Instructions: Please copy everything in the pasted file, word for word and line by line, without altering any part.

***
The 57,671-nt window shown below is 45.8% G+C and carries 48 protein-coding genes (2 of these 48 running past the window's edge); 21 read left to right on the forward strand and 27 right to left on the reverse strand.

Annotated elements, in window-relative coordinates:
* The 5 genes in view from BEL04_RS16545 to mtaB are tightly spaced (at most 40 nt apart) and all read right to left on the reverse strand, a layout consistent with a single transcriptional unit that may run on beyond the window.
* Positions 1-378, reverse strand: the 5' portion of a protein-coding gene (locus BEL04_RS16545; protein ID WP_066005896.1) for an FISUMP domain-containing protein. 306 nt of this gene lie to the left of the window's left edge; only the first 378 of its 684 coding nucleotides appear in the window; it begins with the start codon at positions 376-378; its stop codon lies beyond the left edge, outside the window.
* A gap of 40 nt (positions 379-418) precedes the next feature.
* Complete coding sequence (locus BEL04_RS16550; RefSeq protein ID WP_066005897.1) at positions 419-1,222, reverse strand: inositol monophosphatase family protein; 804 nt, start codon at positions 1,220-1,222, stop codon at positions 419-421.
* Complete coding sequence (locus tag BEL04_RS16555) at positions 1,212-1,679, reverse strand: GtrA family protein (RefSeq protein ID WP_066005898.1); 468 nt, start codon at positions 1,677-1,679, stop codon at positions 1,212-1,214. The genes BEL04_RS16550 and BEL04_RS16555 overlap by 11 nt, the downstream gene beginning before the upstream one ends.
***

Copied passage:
The 57,671-nt window shown below is 45.8% G+C and carries 48 protein-coding genes (2 of these 48 running past the window's edge); 21 read left to right on the forward strand and 27 right to left on the reverse strand.

Annotated elements, in window-relative coordinates:
* The 5 genes in view from BEL04_RS16545 to mtaB are tightly spaced (at most 40 nt apart) and all read right to left on the reverse strand, a layout consistent with a single transcriptional unit that may run on beyond the window.
* Positions 1-378, reverse strand: the 5' portion of a protein-coding gene (locus BEL04_RS16545; protein ID WP_066005896.1) for an FISUMP domain-containing protein. 306 nt of this gene lie to the left of the window's left edge; only the first 378 of its 684 coding nucleotides appear in the window; it begins with the start codon at positions 376-378; its stop codon lies beyond the left edge, outside the window.
* A gap of 40 nt (positions 379-418) precedes the next feature.
* Complete coding sequence (locus BEL04_RS16550; RefSeq protein ID WP_066005897.1) at positions 419-1,222, reverse strand: inositol monophosphatase family protein; 804 nt, start codon at positions 1,220-1,222, stop codon at positions 419-421.
* Complete coding sequence (locus tag BEL04_RS16555) at positions 1,212-1,679, reverse strand: GtrA family protein (RefSeq protein ID WP_066005898.1); 468 nt, start codon at positions 1,677-1,679, stop codon at positions 1,212-1,214. The genes BEL04_RS16550 and BEL04_RS16555 overlap by 11 nt, the downstream gene beginning before the upstream one ends.